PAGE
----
We’ve been homeschooling for 16 years. Over those years, we’ve home schooled through a lot of seasons – new babies in the house, a move, teen boys, financial squeezes and our daughter’s mono. Those required some shifts but nothing like the cataclysmic dive we experienced after Dan’s death.
I had mixed emotions about homeschooling after Dan died. On one hand, I was very grateful that we could even continue to home school and grateful for the cocoon that homeschooling provided to talk and grieve and process such a deep loss together.
At the same time, though, I had zero desire to teach. I could have cared less about math or declensions or world events. Anyone who has gone through grief or depression knows that it steals your passions as energy and emotion go toward healing.
By God’s mercy, we’ve continued to home school and slowly, slowly, many routines have returned. I’m sure some will be forever different. Most days now, it feels good to feel good again. I want to share six things that helped us to continue homeschooling through the hard times.
1. Give Yourself Grace
This is huge. Give yourself and your children an extra measure of grace. Schooling at home is going to look different in the hard times. Your planning will be different, the hours you school may be different and your children’s output may look different. You will probably need to set aside that ideal school on paper and find a schedule and curriculum that works in this season.
Do not berate yourself as teacher or parent for needing to do the practical rather than the philosophically ideal. Don’t add mom guilt onto emotions already brewing in the hard season. What would you tell a good friend in your shoes? You’d probably give her a huge hug and kind encouragement. Give yourself and your children the same grace you’d give that friend.
I’m sure that goes without saying, but being a very practical girl, I look for very practical help from the Lord. That first year, I was overwhelmed with way too much to do and I’m pretty sure I started every single morning asking God to order my steps. When you are pressed by demands that overtake your day and crowd out solid homeschooling, ask God to order your steps. God will not only allow you to accomplish the priorities, but give you peace to let the rest go.
Also – and this is critical – ask one or two friends to pray specifically for your homeschooling. Friends often want to know how they can help when we’re going through difficulty. And you can only use so many casseroles!
So ask your friends to pray. Give them a specific prayer need, such as a specific child or your morning math time, and ask them to pray daily for that need. Even as I write this, I remember the two friends that committed to pray for our homeschooling after Dan died and are surely a huge part of what kept us going.
3. Do The Core
This is time to scale back and put your energy into the fundamentals. We gave priority to Bible, math and language arts. Beginning Latin for my first grader went out the window. My highschoolers (those not dual-enrolled) worked on five core classes: math, science, history, Latin and literature. I chucked the formal logic program that I had done with my older kids with no regrets.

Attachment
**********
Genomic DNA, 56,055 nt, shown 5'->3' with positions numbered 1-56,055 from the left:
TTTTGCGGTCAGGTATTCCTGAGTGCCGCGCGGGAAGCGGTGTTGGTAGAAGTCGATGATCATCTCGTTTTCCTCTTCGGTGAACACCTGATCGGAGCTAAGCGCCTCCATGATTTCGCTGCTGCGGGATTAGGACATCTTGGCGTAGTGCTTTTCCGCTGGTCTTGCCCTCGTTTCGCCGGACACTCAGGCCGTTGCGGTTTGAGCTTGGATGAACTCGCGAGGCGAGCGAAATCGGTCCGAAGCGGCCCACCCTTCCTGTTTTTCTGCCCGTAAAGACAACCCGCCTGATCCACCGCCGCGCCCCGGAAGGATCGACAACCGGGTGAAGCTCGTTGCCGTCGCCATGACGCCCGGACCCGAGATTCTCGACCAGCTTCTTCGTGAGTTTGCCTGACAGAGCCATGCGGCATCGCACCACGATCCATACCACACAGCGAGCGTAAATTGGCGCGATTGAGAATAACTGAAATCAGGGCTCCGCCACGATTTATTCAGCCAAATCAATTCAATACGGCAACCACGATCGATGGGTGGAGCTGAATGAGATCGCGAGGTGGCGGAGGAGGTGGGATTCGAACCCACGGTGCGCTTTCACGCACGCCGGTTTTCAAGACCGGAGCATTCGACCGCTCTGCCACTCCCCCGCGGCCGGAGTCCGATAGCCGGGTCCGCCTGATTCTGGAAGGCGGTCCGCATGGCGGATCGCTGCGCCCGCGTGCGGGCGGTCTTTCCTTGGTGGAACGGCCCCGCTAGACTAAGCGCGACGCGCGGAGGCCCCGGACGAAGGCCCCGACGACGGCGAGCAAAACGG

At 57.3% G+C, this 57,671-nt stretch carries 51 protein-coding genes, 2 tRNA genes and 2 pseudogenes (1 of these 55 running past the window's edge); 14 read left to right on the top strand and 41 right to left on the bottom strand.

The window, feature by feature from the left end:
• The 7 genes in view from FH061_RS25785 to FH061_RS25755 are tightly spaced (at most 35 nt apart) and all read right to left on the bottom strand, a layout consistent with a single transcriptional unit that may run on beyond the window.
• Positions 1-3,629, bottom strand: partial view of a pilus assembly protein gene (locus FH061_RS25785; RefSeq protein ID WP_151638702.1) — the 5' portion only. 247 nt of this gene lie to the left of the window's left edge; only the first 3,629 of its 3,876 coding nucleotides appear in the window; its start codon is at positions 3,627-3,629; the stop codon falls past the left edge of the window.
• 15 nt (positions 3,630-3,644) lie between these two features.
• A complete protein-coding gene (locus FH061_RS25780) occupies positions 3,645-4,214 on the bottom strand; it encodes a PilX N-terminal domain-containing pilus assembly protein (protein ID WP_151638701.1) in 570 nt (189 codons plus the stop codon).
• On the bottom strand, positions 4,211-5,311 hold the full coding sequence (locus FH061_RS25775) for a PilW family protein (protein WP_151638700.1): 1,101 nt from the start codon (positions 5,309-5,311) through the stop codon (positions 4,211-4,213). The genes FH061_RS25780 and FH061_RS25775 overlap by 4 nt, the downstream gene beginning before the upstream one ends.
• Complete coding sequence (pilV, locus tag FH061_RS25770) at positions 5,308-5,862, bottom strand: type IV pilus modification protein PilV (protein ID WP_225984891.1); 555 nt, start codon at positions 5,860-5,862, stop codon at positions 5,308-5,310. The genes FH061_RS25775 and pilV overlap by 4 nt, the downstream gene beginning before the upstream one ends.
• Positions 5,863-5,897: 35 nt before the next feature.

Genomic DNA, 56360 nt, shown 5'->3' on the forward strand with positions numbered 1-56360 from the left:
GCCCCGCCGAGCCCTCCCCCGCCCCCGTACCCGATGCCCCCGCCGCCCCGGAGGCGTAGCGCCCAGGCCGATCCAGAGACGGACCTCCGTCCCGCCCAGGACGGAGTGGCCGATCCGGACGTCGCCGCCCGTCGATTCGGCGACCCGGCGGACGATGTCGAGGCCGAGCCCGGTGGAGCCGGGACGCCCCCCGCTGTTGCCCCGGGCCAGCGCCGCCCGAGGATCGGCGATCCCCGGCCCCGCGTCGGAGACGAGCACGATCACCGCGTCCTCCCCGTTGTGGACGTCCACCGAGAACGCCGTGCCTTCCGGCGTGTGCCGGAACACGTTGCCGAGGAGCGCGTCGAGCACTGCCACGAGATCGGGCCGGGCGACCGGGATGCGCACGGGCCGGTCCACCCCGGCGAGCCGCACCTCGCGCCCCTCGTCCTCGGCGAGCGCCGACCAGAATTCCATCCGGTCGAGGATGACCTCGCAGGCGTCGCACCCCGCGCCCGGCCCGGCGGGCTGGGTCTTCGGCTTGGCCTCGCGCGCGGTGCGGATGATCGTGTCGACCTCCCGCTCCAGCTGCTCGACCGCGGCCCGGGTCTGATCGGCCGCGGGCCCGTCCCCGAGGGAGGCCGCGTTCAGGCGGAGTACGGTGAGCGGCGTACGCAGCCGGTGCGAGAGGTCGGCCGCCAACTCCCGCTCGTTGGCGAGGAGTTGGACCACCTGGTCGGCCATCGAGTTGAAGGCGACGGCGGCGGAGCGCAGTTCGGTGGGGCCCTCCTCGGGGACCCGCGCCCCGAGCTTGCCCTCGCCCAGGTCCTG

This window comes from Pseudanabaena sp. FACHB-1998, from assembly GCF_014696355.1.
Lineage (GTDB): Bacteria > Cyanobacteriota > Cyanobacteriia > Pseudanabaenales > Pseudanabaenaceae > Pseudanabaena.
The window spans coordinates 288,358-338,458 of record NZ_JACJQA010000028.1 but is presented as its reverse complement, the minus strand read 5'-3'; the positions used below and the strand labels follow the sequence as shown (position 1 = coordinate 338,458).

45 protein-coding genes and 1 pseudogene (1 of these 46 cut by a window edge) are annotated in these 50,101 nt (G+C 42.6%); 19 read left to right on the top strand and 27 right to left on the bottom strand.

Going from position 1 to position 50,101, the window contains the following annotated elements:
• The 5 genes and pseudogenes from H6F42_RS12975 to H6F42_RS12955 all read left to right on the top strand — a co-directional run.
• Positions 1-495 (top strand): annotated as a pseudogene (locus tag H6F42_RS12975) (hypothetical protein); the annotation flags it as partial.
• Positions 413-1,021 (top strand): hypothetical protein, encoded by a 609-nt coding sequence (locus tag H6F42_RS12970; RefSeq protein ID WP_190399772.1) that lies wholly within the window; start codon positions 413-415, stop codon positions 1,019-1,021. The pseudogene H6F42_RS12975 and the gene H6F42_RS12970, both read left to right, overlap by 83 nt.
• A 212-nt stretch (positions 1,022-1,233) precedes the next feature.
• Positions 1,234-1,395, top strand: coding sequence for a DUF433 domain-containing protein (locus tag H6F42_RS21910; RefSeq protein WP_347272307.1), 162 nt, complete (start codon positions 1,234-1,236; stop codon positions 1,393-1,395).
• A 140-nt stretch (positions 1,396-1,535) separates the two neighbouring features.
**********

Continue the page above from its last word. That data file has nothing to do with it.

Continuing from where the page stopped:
This is also time to choose curriculum that is easy to implement. My 7th and 9th grade boys worked on physical science together using a program that had every single thing in one box. Every rubber band and every copper wire needed for the experiments was in the box. With my 9th grader leading, the boys read the lessons online, completed their lab books and worked on the experiments together. Science got done because they didn’t have to wait for me to teach it or buy the supplies. In fact, it actually went down as one of our favorite science years.
4. Read Together
Reading together was both a tool for healing and time to bond. As we snuggled on the couch or sat on pillows around the living room, reading together helped us start conversations about life and sovereignty, trust and God’s faithfulness. And with three teen boys, reading together prompted conversations that might otherwise have stayed buried.
We read books that helped us heal and helped us answer some big questions. I also looked for books that would encourage us, about families that persevered through difficulty with joy and optimism. I still tend to choose these kinds of books for our family read alouds.
5. Encourage Masterly Inactivity
This is a Charlotte Mason term that means giving your child time and space to pursue his own educational interests. On the really hard days, or days when you are particularly busy with caregiving or paperwork, let your child engage in masterly inactivity.
In our house, this means the TV and electronics are off, but the child is free to read, discover, play, design, build, make, do, write, create. Art supplies, book shelves, game closets and hands-on manipulatives are freely available. On these days, I often set out the school work that my kids can do independently and then allow the rest of the day for masterly inactivity.
6. Outsource as Needed
This was the final key to helping us continue to home school in that first critical year after Dan’s death. My older kids were dual-enrolled at our local college and university. My 9th grader took Latin II online. And all of them had several classes in a co-op we’d been a part of for years. Those classes gave us structure and accountability, while outsourcing some of my teaching responsibility.
We are now three years out from Dan’s death and I finally feel like I have some of the enthusiasm of the early years. We’ve added back in some extras and I’m busy shoring up a couple of areas that need attention. I’m grateful for home school’s flexibility, that we slogged through the hardest years and for another year with these kids.
If you’d like to know when new posts are up, I’d love for you to subscribe with your e-mail at the top right of this page. 🙂